Once in Zug we headed to the Schualhus, or old school house, now part of Hotel Rote Wand,  where they run cooking classes in Vorarlberg cuisine, using local ingredients.

The Rote Wand Schualhus in Zug

Originally built in 1780, the exterior of the Schualhus remains pretty much as it always has been, but inside is uber stylish with a new kitchen all set for small group classes.

The chef at Rote Wand Manuel Grabner

Waiting for Sarah and I, was Chef Manuel Grabner, who was to take us on our culinary journey. Manuel led us out to gather the food for our meal saying we had to forage for and catch it first. We had thought he was joking. Though he wasn’t, it wasn’t as gruesome as it may sound, just a tad unexpected.

The fish farm in Zug

Leaving the Schualhus we wandered down to a small lake, created by them diverting that glacial river. There we found a fish farm, and within minutes a salmon trout was captured in a net. And it was soon dispatched from this world with three swift taps to its head.

Salmon trout, the main course

Learning to cook is one thing, but catching the meal is very different. We were caught aback for a moment – feeling just a little squeamish at the thought of us cooking the fish that had been merrily swimming just moments before. Of course we shouldn’t have been, most of us eat meat and fish regularly. But it’s rare for us to witness the end of the road for the food on our plates.

Next we stopped at the hotel’s herb garden. Manuel showing us a whole host of herbs that grow well in Vorarlberg’s soil. I was struck by one of his comments when he said, “The hardier the herb, the tastier it is, and you will need less of them in your cooking.”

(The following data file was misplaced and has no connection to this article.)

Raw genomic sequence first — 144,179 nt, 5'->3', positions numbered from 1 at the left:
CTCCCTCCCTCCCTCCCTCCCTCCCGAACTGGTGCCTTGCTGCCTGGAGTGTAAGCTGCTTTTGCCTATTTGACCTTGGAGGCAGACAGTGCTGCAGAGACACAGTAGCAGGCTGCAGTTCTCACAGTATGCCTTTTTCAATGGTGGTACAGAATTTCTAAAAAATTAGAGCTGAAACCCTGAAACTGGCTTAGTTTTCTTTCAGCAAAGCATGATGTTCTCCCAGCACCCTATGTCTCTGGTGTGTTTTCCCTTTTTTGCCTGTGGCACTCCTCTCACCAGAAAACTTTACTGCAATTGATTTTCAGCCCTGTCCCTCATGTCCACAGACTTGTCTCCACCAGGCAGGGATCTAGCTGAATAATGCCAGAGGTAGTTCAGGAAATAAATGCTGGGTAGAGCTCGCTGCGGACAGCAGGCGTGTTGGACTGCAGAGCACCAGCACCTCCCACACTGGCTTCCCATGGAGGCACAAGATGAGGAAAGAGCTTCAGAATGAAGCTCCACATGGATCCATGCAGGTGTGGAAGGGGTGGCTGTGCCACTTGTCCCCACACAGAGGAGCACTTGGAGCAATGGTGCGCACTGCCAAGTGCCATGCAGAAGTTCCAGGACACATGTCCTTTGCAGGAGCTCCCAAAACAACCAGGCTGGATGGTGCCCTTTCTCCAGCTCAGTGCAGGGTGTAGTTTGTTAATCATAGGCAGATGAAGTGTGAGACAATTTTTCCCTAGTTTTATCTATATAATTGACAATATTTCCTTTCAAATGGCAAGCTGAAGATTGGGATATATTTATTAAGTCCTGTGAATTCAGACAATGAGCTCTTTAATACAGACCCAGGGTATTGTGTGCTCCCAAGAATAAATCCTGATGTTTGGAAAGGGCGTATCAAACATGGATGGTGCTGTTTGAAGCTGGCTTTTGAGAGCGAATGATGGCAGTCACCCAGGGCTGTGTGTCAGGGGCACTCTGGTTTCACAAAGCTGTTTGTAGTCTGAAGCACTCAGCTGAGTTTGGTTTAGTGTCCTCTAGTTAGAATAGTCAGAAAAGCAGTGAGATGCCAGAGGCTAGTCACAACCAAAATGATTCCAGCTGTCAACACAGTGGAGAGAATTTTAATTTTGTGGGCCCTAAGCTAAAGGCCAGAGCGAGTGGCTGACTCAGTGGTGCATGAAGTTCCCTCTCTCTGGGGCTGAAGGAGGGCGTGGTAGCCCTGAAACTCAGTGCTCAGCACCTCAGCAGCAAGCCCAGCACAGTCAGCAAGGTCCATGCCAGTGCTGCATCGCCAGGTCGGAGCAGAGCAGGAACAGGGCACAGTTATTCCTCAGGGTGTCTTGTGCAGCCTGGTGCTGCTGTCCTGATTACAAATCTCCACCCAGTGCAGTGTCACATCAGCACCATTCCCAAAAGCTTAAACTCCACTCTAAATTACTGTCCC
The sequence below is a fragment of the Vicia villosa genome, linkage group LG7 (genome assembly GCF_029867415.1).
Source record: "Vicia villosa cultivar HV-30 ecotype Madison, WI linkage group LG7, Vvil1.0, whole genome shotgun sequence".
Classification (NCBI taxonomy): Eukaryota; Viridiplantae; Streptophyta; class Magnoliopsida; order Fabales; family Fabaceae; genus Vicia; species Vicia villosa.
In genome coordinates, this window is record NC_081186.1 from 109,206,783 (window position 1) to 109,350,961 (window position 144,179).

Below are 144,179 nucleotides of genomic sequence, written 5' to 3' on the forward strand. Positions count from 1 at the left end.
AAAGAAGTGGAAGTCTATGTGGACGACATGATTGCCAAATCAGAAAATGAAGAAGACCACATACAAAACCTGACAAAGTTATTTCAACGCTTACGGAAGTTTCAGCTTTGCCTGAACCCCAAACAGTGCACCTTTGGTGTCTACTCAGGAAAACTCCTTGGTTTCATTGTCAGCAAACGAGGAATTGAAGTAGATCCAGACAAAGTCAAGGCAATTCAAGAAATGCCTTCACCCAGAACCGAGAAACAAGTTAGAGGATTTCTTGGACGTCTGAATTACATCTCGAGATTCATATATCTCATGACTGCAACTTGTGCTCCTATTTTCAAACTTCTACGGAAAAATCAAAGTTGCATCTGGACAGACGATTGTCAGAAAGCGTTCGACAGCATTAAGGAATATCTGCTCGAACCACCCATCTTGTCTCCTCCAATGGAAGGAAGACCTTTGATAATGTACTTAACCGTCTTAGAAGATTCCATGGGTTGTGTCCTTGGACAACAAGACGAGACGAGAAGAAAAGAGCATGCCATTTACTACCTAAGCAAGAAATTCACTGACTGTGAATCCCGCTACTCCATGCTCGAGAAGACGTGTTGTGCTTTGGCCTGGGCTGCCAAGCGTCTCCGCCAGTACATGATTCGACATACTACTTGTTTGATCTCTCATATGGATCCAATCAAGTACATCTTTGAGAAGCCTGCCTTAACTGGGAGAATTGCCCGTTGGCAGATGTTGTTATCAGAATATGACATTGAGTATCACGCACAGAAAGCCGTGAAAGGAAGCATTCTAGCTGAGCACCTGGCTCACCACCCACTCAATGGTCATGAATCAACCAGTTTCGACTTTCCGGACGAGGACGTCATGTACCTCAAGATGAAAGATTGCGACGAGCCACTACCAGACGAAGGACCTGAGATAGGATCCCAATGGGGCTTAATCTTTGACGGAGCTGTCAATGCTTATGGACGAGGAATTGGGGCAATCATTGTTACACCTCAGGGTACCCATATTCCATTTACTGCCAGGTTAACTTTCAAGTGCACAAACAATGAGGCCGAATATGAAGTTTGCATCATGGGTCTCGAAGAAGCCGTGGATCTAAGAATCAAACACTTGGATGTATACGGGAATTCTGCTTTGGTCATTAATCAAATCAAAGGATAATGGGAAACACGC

Choosing ingredients from the herb garden

Well, Manuel picked those he needed for our meal and we set off to the kitchen.

Once back in his domain Manuel gathered the ingredients – salmon trout, lobello tomatoes, goat whey, fresh goat’s cheese, Bramato – a corn semolina and wild wicken (or sweetpea) flowers and horseradish from the Rote Wand’s gardens.

Chef Manuel Grabner in his kitchen at the Rote Wand Schualhus

Cooking is always better with wine, so with a glass of sparkling Austrian wine in hand, we began work.

Manuel the maestro at work

There was beautifully intricate preparation of all the ingredients. The salmon was sealed in a bag with sea salt and cooked in water at 48 degrees..

It was a real experience to capture, collect and then cook Vorarlberg’s food – after all, it doesn’t get any more locally-sourced than fishing and foraging for your ingredients.

See more of Vorarlberg’s mountains and discover the cool, quirky architecture of Krumbach on the links below, and on Visit Vorarlberg.

Austrian adventures - mountain hiking for a sunrise reward

Hop on, hop off for unusual art and architecture in one of the quirkiest places to visit in Austria


LiveShareTravel's co-founder Terry has never met a country he didn't like. In fact the more he has travelled the more he appreciates the world, and realises that people are largely reassuringly similar. He also enjoys discovering new cultures and has an endless wanderlust only matched by his passion for bathing in beer with new friends. Oh yes, he's most at home in the spa. Terry is also co-author of the The Luxury Traveller's Handbook.